There was also a low-grade competition going on at Berkman Center, where I was a research fellow at the time. Berkman was a sponsor of the Public Radio Exchange, or PRX, whose idea was to distribute public radio programming from the big stations to the little ones. Distribution was the key idea of PRX. The big stations only had 24 hours a day to broadcast, just like the smaller-market stations. Podcasting overturned that idea. With the Internet there is no concept of a 24-hour broadcast day. You can upload as many hours of MP3s as you like, and if there are people who care, you will get listened to. Eventually that battle was settled and today PRX is a thriving venture, distributing podcasts of course.
The battle of podcasting was to get access to the distribution channel for anyone who wanted it, and that certainly has been accomplished. We wanted, very much, for public radio to use this channel. When Tony Kahn at WGBH showed up on our mail list, we gave him a huge embrace, and offered whatever help we could. Public radio was a huge force for the adoption of podcasting, and I would argue is totally in-line with their goals. I would have been happy to explain this to the CEO of WBUR had she been willing to come to the phone back in 2003.
The problem with gatekeepers is that they want to keep those gates up. New technology comes along from time to time and takes down the gates. Podcasting was one such technology. We're now living in the post-revolutionary world. When we fall in love with a great TV show, for example, we expect to hear a podcast with the director, writers and stars, and you can tell that they love doing it. That's how this media works. Podcasting gave us a huge number more hours so that weird ideas could be tried out. It's made my life richer, because when I take auto trips I don't have to listen to crap. I get to hear exactly what I want, when I want.
To me it doesn't matter what's popular as long as it doesn't limit access to the people I want to hear from. Podcasting, like blogging accomplished that. I often ask people if they want to do a podcast with me to explore an idea. I haven't been doing that so much in the last year, for me it comes and goes. But the freedom to do it, that's what matters most.
So podcasting is about freedom, just like blogging. And I'd say that both have been raging successes, have exceeded all the expectations we set back in the beginning, wildly.
A note to people who are running Twitter, Google-Plus and Facebook, and any one else who is thinking of launching something similar.
Not all your users are the same. Some see their output stream as a work product. Something they care about, learn from, put love into, and use it as a way to gather ideas from others. For some people this will be considered enough of a product that they want to be paid for it.
I know that may sound audacious, but it's actually pretty conservative. I think when all this shakes out these people will be like NBA players. They will be the ones people show up to hear from. They won't necessarily be the celebrities from the TV world, much as YouTube has created a generation of celebrities that now play on TV.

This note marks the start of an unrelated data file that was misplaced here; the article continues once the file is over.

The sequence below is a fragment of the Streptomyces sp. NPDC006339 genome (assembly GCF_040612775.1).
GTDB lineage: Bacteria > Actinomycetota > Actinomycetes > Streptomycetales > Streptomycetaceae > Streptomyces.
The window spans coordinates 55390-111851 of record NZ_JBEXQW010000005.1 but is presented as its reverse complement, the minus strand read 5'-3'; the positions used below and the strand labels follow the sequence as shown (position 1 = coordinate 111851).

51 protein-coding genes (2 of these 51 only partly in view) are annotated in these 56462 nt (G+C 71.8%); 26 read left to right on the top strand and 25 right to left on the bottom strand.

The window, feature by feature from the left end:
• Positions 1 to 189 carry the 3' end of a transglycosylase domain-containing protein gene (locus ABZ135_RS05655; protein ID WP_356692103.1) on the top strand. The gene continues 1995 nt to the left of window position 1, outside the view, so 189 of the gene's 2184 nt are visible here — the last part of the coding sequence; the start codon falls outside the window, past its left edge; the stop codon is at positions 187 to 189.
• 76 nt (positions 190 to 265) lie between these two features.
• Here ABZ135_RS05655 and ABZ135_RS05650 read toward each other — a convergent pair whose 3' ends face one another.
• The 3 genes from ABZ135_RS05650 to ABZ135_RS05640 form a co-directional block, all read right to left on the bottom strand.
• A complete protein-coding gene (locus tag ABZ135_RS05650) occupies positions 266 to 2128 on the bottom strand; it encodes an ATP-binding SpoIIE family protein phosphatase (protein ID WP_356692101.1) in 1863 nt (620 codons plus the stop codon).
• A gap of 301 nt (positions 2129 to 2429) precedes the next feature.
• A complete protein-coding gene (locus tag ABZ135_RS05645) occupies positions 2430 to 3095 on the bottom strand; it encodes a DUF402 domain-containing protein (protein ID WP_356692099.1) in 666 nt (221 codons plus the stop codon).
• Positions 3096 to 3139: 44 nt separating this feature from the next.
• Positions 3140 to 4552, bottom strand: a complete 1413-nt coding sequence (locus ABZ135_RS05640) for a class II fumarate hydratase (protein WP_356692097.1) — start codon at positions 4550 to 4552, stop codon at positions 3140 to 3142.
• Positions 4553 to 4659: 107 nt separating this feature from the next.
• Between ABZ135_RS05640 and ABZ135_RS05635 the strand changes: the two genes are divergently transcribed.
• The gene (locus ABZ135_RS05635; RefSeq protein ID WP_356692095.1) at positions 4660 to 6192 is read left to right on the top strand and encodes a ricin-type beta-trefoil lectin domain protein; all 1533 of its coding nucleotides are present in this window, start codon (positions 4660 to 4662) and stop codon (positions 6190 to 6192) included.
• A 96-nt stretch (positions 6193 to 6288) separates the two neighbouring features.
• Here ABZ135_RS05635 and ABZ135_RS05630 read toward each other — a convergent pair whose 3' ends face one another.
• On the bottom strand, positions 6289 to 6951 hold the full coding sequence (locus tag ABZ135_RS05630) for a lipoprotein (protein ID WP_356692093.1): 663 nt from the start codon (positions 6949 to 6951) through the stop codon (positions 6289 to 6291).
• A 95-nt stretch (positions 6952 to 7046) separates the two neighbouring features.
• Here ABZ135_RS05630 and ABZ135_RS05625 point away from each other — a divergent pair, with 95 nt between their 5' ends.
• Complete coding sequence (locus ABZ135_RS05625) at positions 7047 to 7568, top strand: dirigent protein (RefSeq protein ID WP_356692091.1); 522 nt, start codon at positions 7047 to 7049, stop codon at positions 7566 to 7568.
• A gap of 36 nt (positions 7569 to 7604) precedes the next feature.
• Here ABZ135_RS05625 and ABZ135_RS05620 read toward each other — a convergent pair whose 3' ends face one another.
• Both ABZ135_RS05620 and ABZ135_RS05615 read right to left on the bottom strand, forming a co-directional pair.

Twitter, especially, should be trying to identify these people and do deals with them, that pay them money, and possibly even give them equity. Golden handcuffs. And Google, looking to gain entry here, should be raiding Twitter's stable of talent, before Twitter is even aware that they have such a thing.
This is one that I am totally 100 percent sure of. As sure as I was in 1978 that there would be software products that people would use. That was considered pretty radical at a time when programmers all took jobs in research in big corporations or in the defense industry.
Another take-away is that there will be a market of tools created for these people. Don't think of hamster cages, where you provide the service for free and then mine the data. This data is worth too much for that approach. Think of it instead as a great gym for a world-class athelete.
Just had a phone talk with a smart guy, an entrepreneur with a well-funded new company. The conversation was like any conversation I'd have with a tech industry entrepreneur.
Here's what I wanted to say at the end of the conversation. "I was hoping you'd do something more courageous."
I had that talk with Nick Denton a few weeks ago, so it's not a geographic thing. His company is based in the heart of NYC.
Here's how I look at what Silicon Valley is doing, and admittedly it's from my perspective, ymmv, ianal, etc.
They started with a great idea. Let's give the users tools to create their own content. That was, depending on how you look at it, 15 years ago, 10 years ago, or 6. Since then they've been slicing the idea up into smaller bits, occupying ever-smaller niches, creating derivatives, mashing all that up, and creating more derivatives.
It's gotten terribly stale. The people are still brilliant, some of them, and there's tons of money available, more than ever, but they need some new ideas. This, unfortunately, is not something they know how to do.